Of New Year Resolutions and The Holy Spirit
Hey, Good to write to you this New Year.
I drifted from writing on this space for a long time, let’s say between September and December. I got a new writing job, which took me far away from my primary obligation, which is writing faith-based articles.
I give my words that I am back writing not as an obligation but as a commandment.
Unlike the previous years, I noticed that most persons didn’t solemnly swear on New Year resolutions — no twitter oaths or WhatsApp broadcast word of honor.
I think we all have matured beyond the making verbal pledges about commitment for a new year. A study says 45% of persons fail on their resolutions in the first month of the New Year, and another 40% by the end of the first quarter with less than 10% remaining steadfast till the end of the year and beyond.
You know making resolutions is like a pig promising to stay away from muddy waters, and refuse dump sites. The pig is by nature dirty, it’s the generic lifestyle of the pig — before a pig was born,it has been dirty. It grows up in an ecosystem where being clean is assumed betrayal to the network of the skunk. Now, it is not that the pig cannot live clean, it has not just made visionary resolutions to being clean.
Let’s assume the pig tells a sheep, and rabbit that it will not eat from dump sites in the next animal season; both other animals will laugh it off as they do not see the possibilities.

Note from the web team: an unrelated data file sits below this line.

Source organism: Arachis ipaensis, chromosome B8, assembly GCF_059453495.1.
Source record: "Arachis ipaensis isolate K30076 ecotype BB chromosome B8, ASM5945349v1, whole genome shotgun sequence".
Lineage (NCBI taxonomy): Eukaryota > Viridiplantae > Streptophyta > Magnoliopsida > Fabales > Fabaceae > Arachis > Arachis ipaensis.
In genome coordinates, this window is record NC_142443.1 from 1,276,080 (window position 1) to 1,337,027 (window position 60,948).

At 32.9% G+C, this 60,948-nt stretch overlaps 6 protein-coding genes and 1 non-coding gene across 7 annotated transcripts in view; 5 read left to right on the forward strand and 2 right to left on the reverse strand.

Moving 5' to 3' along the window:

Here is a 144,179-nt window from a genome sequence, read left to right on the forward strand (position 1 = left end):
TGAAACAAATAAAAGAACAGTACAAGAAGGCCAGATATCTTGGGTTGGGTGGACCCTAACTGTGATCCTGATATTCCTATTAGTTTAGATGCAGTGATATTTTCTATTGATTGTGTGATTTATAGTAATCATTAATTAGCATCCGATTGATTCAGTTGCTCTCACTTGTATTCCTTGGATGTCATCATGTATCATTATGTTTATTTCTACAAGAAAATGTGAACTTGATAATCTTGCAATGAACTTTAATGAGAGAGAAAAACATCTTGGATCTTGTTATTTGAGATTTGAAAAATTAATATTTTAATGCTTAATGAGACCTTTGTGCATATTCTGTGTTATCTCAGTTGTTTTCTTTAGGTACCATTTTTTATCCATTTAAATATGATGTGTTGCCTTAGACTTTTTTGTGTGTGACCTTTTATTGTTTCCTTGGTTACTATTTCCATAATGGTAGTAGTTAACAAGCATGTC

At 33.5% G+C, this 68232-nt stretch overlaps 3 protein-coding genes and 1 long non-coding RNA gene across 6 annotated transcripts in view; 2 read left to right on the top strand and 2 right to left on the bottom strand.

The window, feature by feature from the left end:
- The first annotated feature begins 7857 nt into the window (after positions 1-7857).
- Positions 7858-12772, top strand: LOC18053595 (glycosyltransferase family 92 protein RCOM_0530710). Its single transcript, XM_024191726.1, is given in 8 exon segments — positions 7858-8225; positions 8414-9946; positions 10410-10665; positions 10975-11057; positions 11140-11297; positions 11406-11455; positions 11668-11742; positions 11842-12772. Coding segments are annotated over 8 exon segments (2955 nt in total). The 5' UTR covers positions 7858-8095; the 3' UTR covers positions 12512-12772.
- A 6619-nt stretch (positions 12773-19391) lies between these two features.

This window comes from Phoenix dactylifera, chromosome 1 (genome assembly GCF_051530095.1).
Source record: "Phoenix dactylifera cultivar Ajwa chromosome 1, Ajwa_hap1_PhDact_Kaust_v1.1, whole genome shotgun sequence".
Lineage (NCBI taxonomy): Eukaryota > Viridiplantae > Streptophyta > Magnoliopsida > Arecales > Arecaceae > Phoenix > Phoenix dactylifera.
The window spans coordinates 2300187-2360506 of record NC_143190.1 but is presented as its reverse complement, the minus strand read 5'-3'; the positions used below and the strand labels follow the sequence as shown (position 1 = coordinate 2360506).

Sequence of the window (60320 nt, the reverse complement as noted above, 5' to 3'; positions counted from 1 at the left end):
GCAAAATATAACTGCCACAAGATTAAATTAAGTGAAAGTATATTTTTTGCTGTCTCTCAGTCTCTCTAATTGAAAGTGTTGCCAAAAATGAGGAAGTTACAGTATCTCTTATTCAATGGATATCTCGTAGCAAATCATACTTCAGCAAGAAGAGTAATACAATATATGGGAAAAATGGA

The likelihood begins with walking out of its piggery zone and keeping company with animals that detest filth. It might take a marathon time or a 400-meter dash for the pig to become like the cat or rabbit, but its continuous interactions with them will help it reach its resolutions.
So back to we humans, and persons of faith — I believe we have different resolutions; more Bible-study time, attend more Christian functions, and some of us intend clearing out those foxes, which ravage the vines; the hidden stuffs we don’t want out pastors to know about.
How do we go about not just being better persons, but becoming the image of Christ? Asides walking away from the carnal believers, or spending more time within the company of the brethren — we need to make the Holy Spirit a top priority (Eph5:22).
God dwells in us through the Holy Spirit (Eph2:22), causing us to will and to do of his good purpose (Phil2:13).
The Holy Spirit cautions us when we want to make words or thoughts that would grieve him, he reminds us to study, and prioritise our new commitment to the will of Christ.
When there are resolutions that will contradict our faith, but in the interest of our desires the Holy Spirit will reach out to counsel us.
In this New Year, I know there must have been subtle resolutions on being financially and socially responsible — I as a person resolve to be Philia-relational responsible, like I have hidden behind the curtain on marital decisions. But this year, I want to move on to a new phase of my life; I am therefore prayerfully depending on the Holy Spirit.
Above all of this, the most relevant resolution a person of faith can make is more yearnings of the Holy Spirit, as he not only teaches us all things; financial, marital or moral decisions (John14:26) but helps us to will and do according to the purpose of Christ for us.
It’s of the Holy Spirit for earthly and heaven-based resolutions.
Happy New Year.